Secondly, we use Nkrumah’s concept of consciencism because it is used by Vakunta in the subtitle of his poem. Gravitas is to be a form of "poetic consciencism for Cameroon." Consciencism is a socialist philosophy of African unity and communalism. According to Nkrumah, these are traditional African values which have been distorted by European colonialism. The Euro-Christian and Islamic values have to be moulded in such a way that they are in tune with the traditional values. In the same way Gravitas promotes a reevaluation of these precolonial values to find a way in which both the Anglophone and the Francophone traditions can exist in unity. Returning to these traditional values will constitute a united, socialist Africa. We use this theory because Vakunta calls for Cameroonian unity throughout his poem.
Reading Gravitas through this framework, we ask the following research question: What role does identity play in Vakunta’s poem? As mentioned above, an important current informing the Cameroon Crisis is the search for identity of Cameroon and Cameroonians. Cameroon’s history problematizes the possibility of Cameroonians having a clear and solid understanding of their national identity. The fact that some Anglophone Cameroonians are even calling for secession is the ultimate proof for the lack of a united Cameroonian identity. The events of the Cameroon Crisis raises important questions like, Who is a Cameroonian? What is Cameroon? Where lies the main problem of the Cameroon Crisis? And what does it mean to identify (or not) with a nation state? We read Gravitas as an expression of these difficulties and as a search for identity. If indeed Cameroon is a paradoxical nation, how is it possible to identify with a paradox?
The outline of this publication is as follows. First, we describe the historical context and trajectory of the Cameroon Crisis in more detail, and also write on the contemporary situation in which the poem was written. Then we outline in more detail the theoretical framework used to analyze the poem. Afterwards, we analyze sets of lines in an interactive presentation on Genius.com. In so doing we answer our main research question. After this analysis, we critically reflect on Vakunta and discuss his decision to use poetry as an artform. In the conclusion we answer our research question. To consult our works cited click here.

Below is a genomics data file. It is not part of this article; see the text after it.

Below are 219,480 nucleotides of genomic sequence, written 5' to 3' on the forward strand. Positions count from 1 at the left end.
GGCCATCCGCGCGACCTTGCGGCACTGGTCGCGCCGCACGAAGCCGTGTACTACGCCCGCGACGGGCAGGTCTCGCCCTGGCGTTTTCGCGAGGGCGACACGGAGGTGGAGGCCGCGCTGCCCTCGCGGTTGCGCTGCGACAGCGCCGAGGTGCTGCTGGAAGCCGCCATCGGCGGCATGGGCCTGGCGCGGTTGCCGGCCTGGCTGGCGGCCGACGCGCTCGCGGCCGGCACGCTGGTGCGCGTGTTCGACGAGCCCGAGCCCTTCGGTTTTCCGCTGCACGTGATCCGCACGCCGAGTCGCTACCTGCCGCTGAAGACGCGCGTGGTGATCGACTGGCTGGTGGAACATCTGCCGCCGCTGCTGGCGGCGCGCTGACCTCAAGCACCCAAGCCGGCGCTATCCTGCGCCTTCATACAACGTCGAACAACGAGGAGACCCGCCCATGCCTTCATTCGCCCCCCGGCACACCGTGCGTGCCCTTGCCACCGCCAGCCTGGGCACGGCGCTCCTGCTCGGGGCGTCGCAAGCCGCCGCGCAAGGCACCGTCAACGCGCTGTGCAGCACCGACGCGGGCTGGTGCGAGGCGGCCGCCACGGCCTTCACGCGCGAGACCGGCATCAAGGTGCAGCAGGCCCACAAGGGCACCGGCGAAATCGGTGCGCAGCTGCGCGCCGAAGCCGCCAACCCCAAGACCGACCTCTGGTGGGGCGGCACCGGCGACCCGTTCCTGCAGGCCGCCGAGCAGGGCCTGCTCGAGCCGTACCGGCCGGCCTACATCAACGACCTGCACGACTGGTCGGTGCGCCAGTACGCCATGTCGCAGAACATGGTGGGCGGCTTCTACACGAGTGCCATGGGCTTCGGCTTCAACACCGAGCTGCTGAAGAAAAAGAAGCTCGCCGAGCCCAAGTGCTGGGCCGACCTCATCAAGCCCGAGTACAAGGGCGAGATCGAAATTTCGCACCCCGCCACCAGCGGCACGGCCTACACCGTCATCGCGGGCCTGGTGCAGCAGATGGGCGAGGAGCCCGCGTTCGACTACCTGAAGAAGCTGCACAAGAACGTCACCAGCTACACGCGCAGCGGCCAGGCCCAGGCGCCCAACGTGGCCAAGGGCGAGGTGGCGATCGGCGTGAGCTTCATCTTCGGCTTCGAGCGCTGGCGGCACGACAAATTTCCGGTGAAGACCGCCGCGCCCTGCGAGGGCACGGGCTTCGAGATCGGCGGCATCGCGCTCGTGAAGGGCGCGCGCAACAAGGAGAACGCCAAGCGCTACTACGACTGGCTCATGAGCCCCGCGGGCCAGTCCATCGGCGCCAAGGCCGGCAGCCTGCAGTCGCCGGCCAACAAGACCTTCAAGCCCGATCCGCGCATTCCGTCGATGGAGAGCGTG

After the publication of this project, Dr Vakunta answered our questions to him (see the comment thread of the post: Questions to Dr Vakunta).
Most importantly, the intellectual must seek out opportunities to speak truth to power, the more so because unquestioning subservience to authority in contemporary society is tantamount to a threat to an active and sane intellectual life. It is my fervent hope that Gravita will go a long way in serving as a whistle-blower on the genocide that is ongoing in Cameroon.
(Dr Vakunta in response to this publication)
I disagree with Achille Mbembe who maintains that only through radical reform can the university be decolonized – such radical reform that the university would cease to be a university as we know it. I believe that in our current academic system, however imperfect it may be, it is possible to create instances of decolonized knowledge. By that I mean forms of knowledge that are not written from a Eurocentric perspective, and offer a counternarrative to dominant discourses that represent former colonies as backward and undeveloped. Moreover, this publication helps spread information about the contemporary situation in Cameroon, thus educating the public on this topic.
(Reflection on this project by Jan Bant)
Featured image at the top of this page: Peter Wuteh Vakunta. Source: Group blog Up Station Mountain Club ("A no holds barred group blog for all things Cameroonian. "Man no run!"). Blog Termites in Cameroon! by Peter Wutah Vakuntah, 7 July 2015.
This project was made possible with the help of Walter Nkwi Gam.